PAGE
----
Plame's ad won't air on regular television but it could help her raise money nationally. In the ad she details how she was illegally outed as a CIA agent during the Bush administration and how Trump pardoned the perpetrator. That case is getting long in the tooth but will still ring bells among hardcore Dems. Her video already had well over a quarter million views on YouTube on the day of release,

Plame would love nothing more than to close this race out early with her national appeal and money, but that's unlikely. Media in the race will be critical, but not necessarily decisive. For example, the deep local roots and national support women's group are giving to Teresa Leger Fernandez is a big hurdle for a newcomer like Plame to jump. Still, her online ad may have her driving backwards and in circles but it shows her campaign is headed in the right direction.

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Monday, September 09, 2019

The Sheriff Calls Out The Mayor; Gonzales Upends City Politics With Crime Raid In SE Heights And Refuses To Rule Out Mayoral Run 

Sheriff Gonzales
Bernalillo County Sheriff Manny Gonzales is calling out ABQ Mayor Tim Keller and if the Sheriff sticks to his guns the city could be in for one heckuva political spectacle.

It started last week when Gonzales planted his flag deeply in Keller's political base--the crime-ridden SE Heights. In an unprecedented move for a county sheriff, Gonzales released his deputies to fight the crime battle in the battered area without the explicit support of the Mayor or his police chief. But he was invited to come in by the people who count--those who live there. By week's end Gonzales was tallying up the illicit booty his deputies had collected and boasting of it on TV.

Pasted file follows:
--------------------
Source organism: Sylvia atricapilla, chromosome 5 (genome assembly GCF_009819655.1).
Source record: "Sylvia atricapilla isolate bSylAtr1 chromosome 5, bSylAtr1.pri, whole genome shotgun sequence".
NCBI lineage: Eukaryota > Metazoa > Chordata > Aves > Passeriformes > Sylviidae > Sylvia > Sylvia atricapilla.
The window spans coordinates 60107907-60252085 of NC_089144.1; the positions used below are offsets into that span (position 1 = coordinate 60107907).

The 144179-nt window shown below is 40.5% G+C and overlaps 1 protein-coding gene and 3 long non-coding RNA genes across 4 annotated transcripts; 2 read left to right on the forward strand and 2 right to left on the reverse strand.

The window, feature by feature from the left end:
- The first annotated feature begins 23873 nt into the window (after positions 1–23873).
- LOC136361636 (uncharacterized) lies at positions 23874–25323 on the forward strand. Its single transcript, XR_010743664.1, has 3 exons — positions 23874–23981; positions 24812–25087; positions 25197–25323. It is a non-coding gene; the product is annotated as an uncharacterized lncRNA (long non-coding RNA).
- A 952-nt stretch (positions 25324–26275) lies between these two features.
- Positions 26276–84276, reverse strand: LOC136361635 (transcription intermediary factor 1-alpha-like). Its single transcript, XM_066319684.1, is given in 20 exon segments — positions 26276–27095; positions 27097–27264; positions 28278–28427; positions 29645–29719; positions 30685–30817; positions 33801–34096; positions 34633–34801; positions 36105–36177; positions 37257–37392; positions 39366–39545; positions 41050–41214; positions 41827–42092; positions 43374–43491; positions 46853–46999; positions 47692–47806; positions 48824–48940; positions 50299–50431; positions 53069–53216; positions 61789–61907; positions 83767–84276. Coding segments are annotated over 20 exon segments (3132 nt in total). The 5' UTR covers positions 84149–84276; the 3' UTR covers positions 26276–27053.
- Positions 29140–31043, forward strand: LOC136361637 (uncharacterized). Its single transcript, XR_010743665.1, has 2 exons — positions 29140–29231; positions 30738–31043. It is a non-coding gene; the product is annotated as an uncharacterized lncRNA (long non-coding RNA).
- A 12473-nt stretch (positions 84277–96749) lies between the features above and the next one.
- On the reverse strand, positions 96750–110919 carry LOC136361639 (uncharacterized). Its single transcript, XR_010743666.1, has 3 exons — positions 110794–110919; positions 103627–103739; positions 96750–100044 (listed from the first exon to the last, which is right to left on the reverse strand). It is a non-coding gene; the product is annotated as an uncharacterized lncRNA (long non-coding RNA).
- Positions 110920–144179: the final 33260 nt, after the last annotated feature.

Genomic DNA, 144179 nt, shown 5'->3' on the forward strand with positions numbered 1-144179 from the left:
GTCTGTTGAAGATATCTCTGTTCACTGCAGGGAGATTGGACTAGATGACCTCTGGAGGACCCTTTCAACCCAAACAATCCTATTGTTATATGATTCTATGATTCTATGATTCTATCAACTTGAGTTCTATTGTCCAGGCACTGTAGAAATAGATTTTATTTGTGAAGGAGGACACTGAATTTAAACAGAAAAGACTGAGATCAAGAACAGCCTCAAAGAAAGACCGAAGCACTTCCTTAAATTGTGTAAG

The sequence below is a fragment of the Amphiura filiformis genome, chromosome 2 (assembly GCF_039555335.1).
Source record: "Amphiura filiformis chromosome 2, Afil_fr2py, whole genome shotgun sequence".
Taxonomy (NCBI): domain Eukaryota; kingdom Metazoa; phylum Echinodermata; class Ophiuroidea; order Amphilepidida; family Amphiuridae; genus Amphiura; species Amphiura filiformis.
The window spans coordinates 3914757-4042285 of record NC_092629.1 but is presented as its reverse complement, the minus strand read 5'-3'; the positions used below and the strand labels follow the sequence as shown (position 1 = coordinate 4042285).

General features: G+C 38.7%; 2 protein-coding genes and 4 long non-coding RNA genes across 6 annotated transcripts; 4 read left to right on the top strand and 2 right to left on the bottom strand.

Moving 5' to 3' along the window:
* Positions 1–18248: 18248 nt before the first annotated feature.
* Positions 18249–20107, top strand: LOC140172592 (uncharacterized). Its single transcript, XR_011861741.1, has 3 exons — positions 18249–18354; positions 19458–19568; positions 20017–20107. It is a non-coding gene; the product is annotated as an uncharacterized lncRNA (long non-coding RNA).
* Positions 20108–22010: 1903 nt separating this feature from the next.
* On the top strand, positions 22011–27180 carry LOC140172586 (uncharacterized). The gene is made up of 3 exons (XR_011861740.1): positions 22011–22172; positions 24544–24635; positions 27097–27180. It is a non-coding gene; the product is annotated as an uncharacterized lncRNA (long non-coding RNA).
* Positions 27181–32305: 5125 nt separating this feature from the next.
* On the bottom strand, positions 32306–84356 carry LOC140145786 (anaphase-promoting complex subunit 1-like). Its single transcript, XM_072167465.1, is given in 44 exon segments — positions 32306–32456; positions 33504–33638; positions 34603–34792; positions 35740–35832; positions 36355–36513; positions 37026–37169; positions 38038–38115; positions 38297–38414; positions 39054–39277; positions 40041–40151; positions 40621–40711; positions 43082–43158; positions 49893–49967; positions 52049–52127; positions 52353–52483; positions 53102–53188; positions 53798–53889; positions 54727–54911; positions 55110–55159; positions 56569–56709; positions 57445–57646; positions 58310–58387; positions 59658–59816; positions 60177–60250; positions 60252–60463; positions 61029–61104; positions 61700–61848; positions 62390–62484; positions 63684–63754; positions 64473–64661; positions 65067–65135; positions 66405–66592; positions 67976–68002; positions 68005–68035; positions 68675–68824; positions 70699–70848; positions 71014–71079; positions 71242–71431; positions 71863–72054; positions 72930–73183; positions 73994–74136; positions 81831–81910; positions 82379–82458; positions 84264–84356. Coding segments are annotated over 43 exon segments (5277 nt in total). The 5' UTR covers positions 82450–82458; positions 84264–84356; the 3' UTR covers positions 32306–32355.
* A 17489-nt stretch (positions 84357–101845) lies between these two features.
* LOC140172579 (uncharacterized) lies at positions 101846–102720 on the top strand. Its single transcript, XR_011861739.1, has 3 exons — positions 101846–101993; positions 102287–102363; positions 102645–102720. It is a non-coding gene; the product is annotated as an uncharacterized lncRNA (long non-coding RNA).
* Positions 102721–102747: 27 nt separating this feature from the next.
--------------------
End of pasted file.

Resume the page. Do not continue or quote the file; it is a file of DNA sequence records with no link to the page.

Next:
That led us to post on Facebook the recent scuttlebutt that Gonzales, a Democrat like Keller, may be prepping a 2021 run for Mayor. (He is limited to two terms as Sheriff). Then in a follow-up report Gonzales confirmed that he is indeed mulling over a mayoral run. That sent the Kellerites back on their heels as they assessed the impact of this Alpha male move that stunned them as well as the political community.

Then there was the Sheriff's hiring of veteran Dem consultant James Hallinan to provide "communication services" to the department for $24K a year. Hallinan says he is out of the political consulting business but it's an open secret that his relationship with the Keller Dems is on the rocks, furthering the Manny for Mayor rumor mill.

Maybe it was a coincidence or maybe not, but the day after Gonzales raided the SE Keller fired up a new Twitter feed for Spanish speaking citizens. That sent the Alligators into a frenzy, predicting that the Gonzales Movida could send the first term Mayor to the political center to choke off Gonzales' oxygen.